Oxford University Press (www.oxfordowl.co.uk)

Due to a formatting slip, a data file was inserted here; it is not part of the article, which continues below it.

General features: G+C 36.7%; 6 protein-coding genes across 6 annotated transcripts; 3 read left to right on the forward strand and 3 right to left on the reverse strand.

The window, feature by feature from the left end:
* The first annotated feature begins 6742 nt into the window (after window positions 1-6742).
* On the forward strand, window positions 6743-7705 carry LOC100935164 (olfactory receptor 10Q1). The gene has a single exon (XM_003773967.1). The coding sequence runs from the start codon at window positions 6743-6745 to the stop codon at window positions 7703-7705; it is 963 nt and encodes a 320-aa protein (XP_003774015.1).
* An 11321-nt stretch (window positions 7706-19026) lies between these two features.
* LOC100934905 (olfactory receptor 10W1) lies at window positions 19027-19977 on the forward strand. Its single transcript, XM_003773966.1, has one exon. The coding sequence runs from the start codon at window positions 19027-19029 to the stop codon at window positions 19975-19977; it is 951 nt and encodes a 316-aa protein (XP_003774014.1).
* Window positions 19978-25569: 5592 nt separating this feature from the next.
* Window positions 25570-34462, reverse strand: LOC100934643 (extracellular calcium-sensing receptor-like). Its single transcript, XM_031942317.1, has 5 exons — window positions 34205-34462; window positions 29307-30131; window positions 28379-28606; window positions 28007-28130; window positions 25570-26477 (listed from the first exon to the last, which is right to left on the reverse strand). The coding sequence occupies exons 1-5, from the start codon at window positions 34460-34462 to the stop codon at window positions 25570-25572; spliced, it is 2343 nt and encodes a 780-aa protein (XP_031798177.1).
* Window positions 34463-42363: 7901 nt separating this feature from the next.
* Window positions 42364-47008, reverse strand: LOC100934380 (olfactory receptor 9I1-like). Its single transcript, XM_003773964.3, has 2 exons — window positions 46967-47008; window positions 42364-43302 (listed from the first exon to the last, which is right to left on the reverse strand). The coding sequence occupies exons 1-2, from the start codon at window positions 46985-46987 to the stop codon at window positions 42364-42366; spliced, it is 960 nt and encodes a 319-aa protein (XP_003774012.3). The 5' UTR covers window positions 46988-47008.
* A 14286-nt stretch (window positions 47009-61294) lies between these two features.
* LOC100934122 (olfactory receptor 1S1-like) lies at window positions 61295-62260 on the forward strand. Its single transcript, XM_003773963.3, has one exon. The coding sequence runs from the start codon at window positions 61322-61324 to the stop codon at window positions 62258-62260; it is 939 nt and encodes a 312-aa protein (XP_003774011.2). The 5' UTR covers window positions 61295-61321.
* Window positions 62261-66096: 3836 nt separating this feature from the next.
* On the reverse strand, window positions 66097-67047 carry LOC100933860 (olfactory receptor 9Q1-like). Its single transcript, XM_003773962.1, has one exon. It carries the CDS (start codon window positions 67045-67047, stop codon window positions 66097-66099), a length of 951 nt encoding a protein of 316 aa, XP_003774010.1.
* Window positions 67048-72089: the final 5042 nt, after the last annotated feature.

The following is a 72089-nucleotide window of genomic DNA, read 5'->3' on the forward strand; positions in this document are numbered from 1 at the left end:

I have to admit, it was almost a little strange to see actual book people at an educational technology event, but what with times changing, it seems that even books are going digital these days. Better for the environment, easier logistically than shipping books, better for students ergonomically to not carry around heavy textbooks, and cheaper to produce (though I’m still a sucker for the smell and feel of a nice new book). I spent a large chunk of time with Oxford University Press, because they have a fabulous resource that would be perfect for TEFL teachers: 260 FREE ebooks, some of which are talking books, and would be a great way to listen to native English speakers. Some of the books are simply picture books, but their content is culturally very interesting, with a ‘visit to the dentist’ or a picture of a London bus going down a rainy street. Some of the books are very simple, so would be good for those new to reading in English script, and others are more advanced. Again, these are all web based, so their usefulness would depend on how much internet access your students had, but it may be possible to download them (though I haven’t investigated this as yet). If I’d known about these when I was teaching in Georgia, then I would have brought by laptop to my younger classes and used by USB modem to connect to them, in the usual way that a primary school teacher would have students sitting around listening to a story being read to them, depinging on the number of students. If you have a portable Projector you could display the books to larger groups of children (we have one for our educational outreach for the ocean row, that we got from HP and it displays the picture very nicely on a plain wall, especially if tied up with speakers, and these are all able to run off a solar laptop charger).